Looking for a Kayak for Oversized Gal

So after our trip along the Siltcos Trail we have been talking about getting a couple of kayaks and enjoying a new hobby. Chris thinks we can do this closer to home as there are “tons of rivers” close by – like the Willamette and Clackamas rivers.

I’m not so sure – the Willamete is a HUGE river and I’m a beginner. Did you SEE me struggle to get out of that boat? We went on a little tiny creek with water so shallow the boat scraped the bottom a couple times…I don’t feel ready for a real river, even it it is peaceful and slow. Not only am I looking for a kayak that can manage my weight – I’m watching ‘how-to’ videos and looking at some places around town that offer lessons. (Although, I really don’t know if I want to climb in and out of a kayak in front of a whole ‘class’ of people – nor do I think they would want to wait while I tried to do it.)

Size Matters

The first thing I discovered is that size (weight) does matter when buying a kayak. I really got lucky with the rental last weekend. Most of the places around here will rent to people up to 200 pounds…and that’s because the kayaks they have are cute little toys.

Just to review. Last time I stepped on the scale I was 330#. It’s been between 300-330 for 10+ years now, in spite of numerous diet and exercise plans. While removing a limb or two would get me into the right weight range, if we are going kayaking THIS year – I need to fine a bigger boat!

It’s Not Going to be Cheap

All those cheap kayaks you see at Walmart & Amazon and the other box stores? Most of them have a max capacity of 275, maybe 300. And the 300 capacity models are not the cheap ones, the prices are getting up there in the $500-1000 range by that point.

Chris is happy to see my interest in getting outside and doing something active (and he was on the Crew team when he was in college – so rowing anything is right up his alley). $1000? Let’s just go for it! It’s his money, but I’m still suffering from the sticker shock. After about a week of looking at reviews and comparing specs, I expect to spend around $1000 for a kayak.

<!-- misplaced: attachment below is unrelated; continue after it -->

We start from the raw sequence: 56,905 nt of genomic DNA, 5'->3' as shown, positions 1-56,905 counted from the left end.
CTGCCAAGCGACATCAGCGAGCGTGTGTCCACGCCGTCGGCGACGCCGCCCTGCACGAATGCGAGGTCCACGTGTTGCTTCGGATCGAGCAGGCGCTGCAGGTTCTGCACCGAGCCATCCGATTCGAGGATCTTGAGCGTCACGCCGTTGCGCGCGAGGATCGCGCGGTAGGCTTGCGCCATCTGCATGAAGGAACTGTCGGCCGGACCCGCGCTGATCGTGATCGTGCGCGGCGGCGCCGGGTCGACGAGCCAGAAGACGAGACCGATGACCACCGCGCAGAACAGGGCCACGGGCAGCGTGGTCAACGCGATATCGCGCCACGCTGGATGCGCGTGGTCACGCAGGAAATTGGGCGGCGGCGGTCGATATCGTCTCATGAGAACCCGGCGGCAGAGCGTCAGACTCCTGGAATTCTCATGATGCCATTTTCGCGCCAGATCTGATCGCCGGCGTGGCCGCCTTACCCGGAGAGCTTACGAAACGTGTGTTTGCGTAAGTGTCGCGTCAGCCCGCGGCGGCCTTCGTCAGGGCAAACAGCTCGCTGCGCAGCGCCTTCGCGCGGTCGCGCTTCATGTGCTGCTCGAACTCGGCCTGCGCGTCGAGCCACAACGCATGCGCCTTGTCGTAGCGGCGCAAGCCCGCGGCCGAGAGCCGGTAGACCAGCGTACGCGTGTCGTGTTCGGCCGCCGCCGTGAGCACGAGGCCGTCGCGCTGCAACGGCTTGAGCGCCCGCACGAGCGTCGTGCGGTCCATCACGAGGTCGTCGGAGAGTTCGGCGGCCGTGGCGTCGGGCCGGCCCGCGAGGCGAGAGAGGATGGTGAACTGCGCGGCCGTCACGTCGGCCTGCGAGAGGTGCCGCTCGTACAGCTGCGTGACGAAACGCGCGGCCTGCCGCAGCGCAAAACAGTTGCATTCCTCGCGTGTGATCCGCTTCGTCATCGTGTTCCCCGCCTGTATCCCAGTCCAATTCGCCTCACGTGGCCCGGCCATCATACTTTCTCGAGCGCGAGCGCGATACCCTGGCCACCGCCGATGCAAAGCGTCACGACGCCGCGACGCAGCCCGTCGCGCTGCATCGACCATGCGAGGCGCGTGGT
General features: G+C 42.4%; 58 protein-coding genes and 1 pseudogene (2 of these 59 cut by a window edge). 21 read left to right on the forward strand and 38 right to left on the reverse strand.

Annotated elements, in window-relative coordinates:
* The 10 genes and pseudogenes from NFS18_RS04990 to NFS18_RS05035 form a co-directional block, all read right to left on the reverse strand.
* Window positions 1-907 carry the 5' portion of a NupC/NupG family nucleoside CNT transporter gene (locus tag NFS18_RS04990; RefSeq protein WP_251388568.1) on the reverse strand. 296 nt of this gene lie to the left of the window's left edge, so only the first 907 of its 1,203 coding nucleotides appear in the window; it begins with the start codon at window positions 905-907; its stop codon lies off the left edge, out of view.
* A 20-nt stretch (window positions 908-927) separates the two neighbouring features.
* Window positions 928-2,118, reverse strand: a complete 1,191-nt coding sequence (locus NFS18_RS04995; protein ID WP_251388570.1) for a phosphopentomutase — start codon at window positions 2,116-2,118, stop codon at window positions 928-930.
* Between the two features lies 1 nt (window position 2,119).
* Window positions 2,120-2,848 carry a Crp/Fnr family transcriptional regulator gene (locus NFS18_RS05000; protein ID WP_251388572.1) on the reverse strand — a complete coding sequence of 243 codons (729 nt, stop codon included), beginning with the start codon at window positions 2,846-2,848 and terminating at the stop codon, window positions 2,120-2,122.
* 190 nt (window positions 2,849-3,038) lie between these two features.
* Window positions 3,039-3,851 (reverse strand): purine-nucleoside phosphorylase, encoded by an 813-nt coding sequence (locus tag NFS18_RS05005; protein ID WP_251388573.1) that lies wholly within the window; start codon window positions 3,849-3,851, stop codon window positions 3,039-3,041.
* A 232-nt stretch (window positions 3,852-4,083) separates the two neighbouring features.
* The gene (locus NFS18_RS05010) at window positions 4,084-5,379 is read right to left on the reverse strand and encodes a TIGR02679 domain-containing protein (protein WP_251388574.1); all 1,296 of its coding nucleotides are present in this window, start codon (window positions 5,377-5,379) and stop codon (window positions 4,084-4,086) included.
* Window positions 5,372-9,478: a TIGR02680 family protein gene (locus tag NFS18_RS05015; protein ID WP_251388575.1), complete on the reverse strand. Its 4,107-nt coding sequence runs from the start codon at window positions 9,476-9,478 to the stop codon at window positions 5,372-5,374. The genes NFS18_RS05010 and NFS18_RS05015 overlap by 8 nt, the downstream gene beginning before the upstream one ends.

Sit-in Kayaks for Bigger People

So here is a list of the kayaks I’m looking at and the specs that seem most relevant to me. I’ve watched a ton of videos that say ride-on is the way to go for bigger folks like myself and so we are going to rent one next weekend and try it out. My gut tells me that I don’t want to ride on the boat. I liked being IN the boat. Yes, getting out was hard, but that’s 5 minutes out of my day that I don’t want you to catch on video – it’s the hours on the water that I really care about. I added a few ride-on models and even tried out one to see if the experience would change my mind.

ManufacturerModelEst. PriceLengthWidthCockpitWeightCapacity
Wilderness SystemsPungo 125$999150”29”22.5”53425
Wilderness SystemsAspire 105$849126″29″23.5″48400
Current DesignsSolara 135$999162″28″20″64400
Wilderness SystemsTsunami 175$1729210″24″20″68400
FeelFreeAdvetura 140$879168″26″17.75″65395
EddylineSandpiper 130$1629156″28″22″49390
PelicanArgo 100$469144”29”24.5”48375
PerceptionPescador 12$585146”27.5”ride-on57375
DaggerAxis 12.0$979144″27.5″21″55350
PerceptionJoyRide 12$759146”27.5”23”54350
Wilderness SystemsTsunami 145$1,349174″25.5”20″56350
Wilderness SystemsTsunami 165$1729198”29”19.25″66350
Wilderness SystemsTarpon 120$999144″30″ride-on63350
FeelFreeAdventura 125$769150″26″18″55350
FeelFreeAdventura 110$699130″27″18″50330
Wilderness SystemsTempest 170$1679204″22″18″57325
DaggerAxis 10.0$879126″28.5″21″50300
Old Town Canoe & KayakSorrento 126 SK$899213″29″20.5″45300
Wilderness SystemsTsunami 120$1149153″26″20″51300
Jackson KayakZen 3.0$1399107″27.5″21.5″50280

My top choice right now is the Wilderness Systems Aspire over the Wilderness Systems Pungo because it has an extra inch in the cockpit, is a couple pounds lighter, a bit shorter and also has a skeg. It looks like it would be the most versatile and at $1000 I’d like a boat that will grow with me whether that means running some whitewater or crossing a larger lake.

The Dagger Axis 12.0 seems like a good choice too, except that the max capacity is uncomfortably close to what my actual weight.

Cockpit Size

In addition to the max capacity, it seems like the cockpit size is really important to someone with a large butt like mine. I ran around the house with a tape measure, measuring the deck chairs, and other things that I sit on or in to try to figure out that a “good” cockpit number looked like. I’m pretty comfortable in a 22” chair, so that’s the number that I’m looking for. Beyond that, I could squeeze past something a bit tighter, so I’m thinking that 20” might be do-able.

We rented the Wilderness System Tarpon 120 (ride-on, for me) and the Tsunami 125 (sit-in, for BF) from REI for our second trip out. The Tsunami is listed as a 20” cockpit, but when I put the tape measure up to the opening it looks like 16” to me! Now I don’t know if any of those numbers is even a little bit useful without actually trying the kayak on for size.

Unfortunately, I may be reading that number wrong. I was thinking it was the width of the opening – but it may actually be the widest point inside the kayak. There may be no way of checking if your hips will fit into the kayak except to try one in person.

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